A quick update to the morning blog. We now have a blizzard warning which means basically whiteout conditions tomorrow night through Tuesday midday. Winds over Cape Cod could gust to hurricane force and power outages are almost as sure bet.
I tweaked the accumulation numbers somewhat. It’s still a 1-2 foot storm for the area. I am just trying to figure where the 2-3 foot area sets up. This could be southwest of Boston into Rhode Island and Connecticut. The evening model trend will give a better sense of the “jackpot” spot.
Boston needs to see 18.7 inches or more for this to be a top 10 storm and over 25 inches to make it into the top 5. I’d say there’s a 50-50 shot at hitting 19 inches of snow, but only 20 percent we hit 2 feet. This is why there are ranges. There’s a small chance we hit 30 inches in Boston, but that’s likely around 5 percent.
I am most unsure of the outer Cape where if the cold air holds, they would see more snow than expected.
As I wrote this morning, while it’s a big storm and should be taken seriously, in the end, we’ve all seen these before and we’ll see them again. I tend to just appreciate the awe of nature during these events and try not to stress about the disruption to my routine. I’ll keep updating frequently, but I am going to sleep during this storm in spite of the internal little boy who wants to run around screaming, look Mom and Dad it’s snowing!.
MORNING BLOG BELOW
A major and potentially memorable storm is on the way for the region beginning late Monday evening and continuing through Tuesday evening. The word memorable is being used because the amount of snow, wind and cold coastal flooding could, in combination, make this one for the record books.
Will this storm rival some of the biggest storms New England has ever seen? Perhaps, but we won’t have the full perspective on the storm’s place in history until after it’s over.’ Right now, I don’t see this becoming a top 5 storm in the annals of winter storms.
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Prepare For The Storm
You are not going to be stuck in your house for a week, so hoarding food isn’t recommended. However, I would plan on not being able to get out on Tuesday and perhaps Wednesday, at least the first part of the day.
Power is going to be lost during this storm for many. The power companies will likely bring on extra crews to get us back up and running, but it might take a few days in some areas. Some of you won’t lose power at all, but I always prepare for these things just in case.
Grab the cooler from the basement and have it ready to put your food. It’s going to be cold enough outside to not worry about things spoiling out there. If you have a grill, be sure to have a way to start it, it might be how you cook for a day or two. Fill up gas cans and your care, if you are out of power, so is the filling station down the road. Have a good flashlight and undo the automatic garage opener so you can manually get the door up with no power.
I also like to cook some dinners ahead of time that can be eaten cold or heated on the grill if necessary.
If you lose power, you likely lose internet. You can call your cell phone company and have your phone turned into a “hot spot” if you feel like you will need internet access. After the storm is over call them back and cancel that part of your service.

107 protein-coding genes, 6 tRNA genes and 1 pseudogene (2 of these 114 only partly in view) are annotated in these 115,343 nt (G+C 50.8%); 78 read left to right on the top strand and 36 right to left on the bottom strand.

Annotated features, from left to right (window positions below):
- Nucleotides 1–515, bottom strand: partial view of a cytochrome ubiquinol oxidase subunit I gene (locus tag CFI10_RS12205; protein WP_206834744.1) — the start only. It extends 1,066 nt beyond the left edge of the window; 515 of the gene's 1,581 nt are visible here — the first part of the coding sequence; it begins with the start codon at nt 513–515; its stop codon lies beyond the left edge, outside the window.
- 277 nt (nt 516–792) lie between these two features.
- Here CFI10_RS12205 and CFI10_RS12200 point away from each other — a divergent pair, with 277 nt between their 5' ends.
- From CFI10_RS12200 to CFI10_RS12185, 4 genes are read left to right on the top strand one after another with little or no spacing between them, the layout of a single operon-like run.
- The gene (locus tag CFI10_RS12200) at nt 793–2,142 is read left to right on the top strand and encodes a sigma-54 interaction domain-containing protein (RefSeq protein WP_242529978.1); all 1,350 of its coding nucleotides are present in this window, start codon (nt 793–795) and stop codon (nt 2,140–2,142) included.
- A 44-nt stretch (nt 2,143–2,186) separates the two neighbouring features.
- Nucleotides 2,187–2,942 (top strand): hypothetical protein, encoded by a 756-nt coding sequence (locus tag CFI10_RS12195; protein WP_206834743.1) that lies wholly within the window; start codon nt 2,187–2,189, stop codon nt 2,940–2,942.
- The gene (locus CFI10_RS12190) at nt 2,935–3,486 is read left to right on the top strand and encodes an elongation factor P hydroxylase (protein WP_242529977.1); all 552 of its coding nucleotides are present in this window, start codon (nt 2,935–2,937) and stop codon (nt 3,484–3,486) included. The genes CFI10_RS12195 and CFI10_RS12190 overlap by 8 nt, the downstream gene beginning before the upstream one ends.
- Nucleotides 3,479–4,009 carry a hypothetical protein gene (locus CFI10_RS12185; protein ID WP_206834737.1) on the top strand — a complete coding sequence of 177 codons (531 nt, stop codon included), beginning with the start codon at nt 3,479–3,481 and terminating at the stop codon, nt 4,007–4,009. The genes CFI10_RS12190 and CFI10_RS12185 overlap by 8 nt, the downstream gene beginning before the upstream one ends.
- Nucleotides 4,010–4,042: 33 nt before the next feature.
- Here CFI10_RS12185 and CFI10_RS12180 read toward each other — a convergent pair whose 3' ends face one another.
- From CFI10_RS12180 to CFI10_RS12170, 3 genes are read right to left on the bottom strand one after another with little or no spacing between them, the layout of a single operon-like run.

Don’t freak out, it’s still just a snowstorm. Unless you own a house that is one storm away from being washed into the sea, this won’t be a life-altering event. We’ve seen big snowstorms before and we all endure them. If you watch a lot of local news over the next several days, it may start to feel like Armageddon, let them do their thing, there’s some great information there too.
The snow likely begins Monday afternoon, but I don’t expect much accumulation before the evening commute is over. The snow becomes heavier during the night and continues throughout the day Tuesday ending sometime Tuesday night. Most of the accumulation is over by mid-AM Tuesday, but there can be a few more inches during the day and perhaps longer.
The map below is my best estimate as of now for where the greatest snowfall will occur. Remember, there’s a range here, the upper limits of that range are just that, the upper limits. Some of you might be close to those number, but you could even slightly under the lower range if you miss the heaviest banding. I expect the rain-snow line to make it to the outer part of Cape Cod, but if it doesn’t then even there a foot to two feet isn’t out of the question.
There is a blizzard watch Tuesday for eastern Massachusetts for, much of Rhode Island and the eastern side of the Connecticut coastline. A blizzard means winds will reach and possibly exceed 35 miles per hour for three hours or longer and these winds in combination with the snow will lower visibility to a quarter mile or less. A blizzard condition has nothing to do with the amount of snow.
Winds will be strong and gusty starting after midnight Monday and lasting through Tuesday night. This long duration wind is why power issues are likely. Winds will be strongest along the coast and there is a high wind watch posted.
A coastal flood watch is posted for the eastern Massachusetts coastline including Cape Cod. Moderate to perhaps major coastal flooding is possible during the two high tide cycles Tuesday, the first in the early morning around 3 AM followed by the one later in the afternoon around 3 PM. If you are susceptible to coastal flooding take the necessary precautions you normally do before a storm.
Sunshine returns on Wednesday which will likely be a digging out day. There could be some light snow Friday. Wintah has arrived.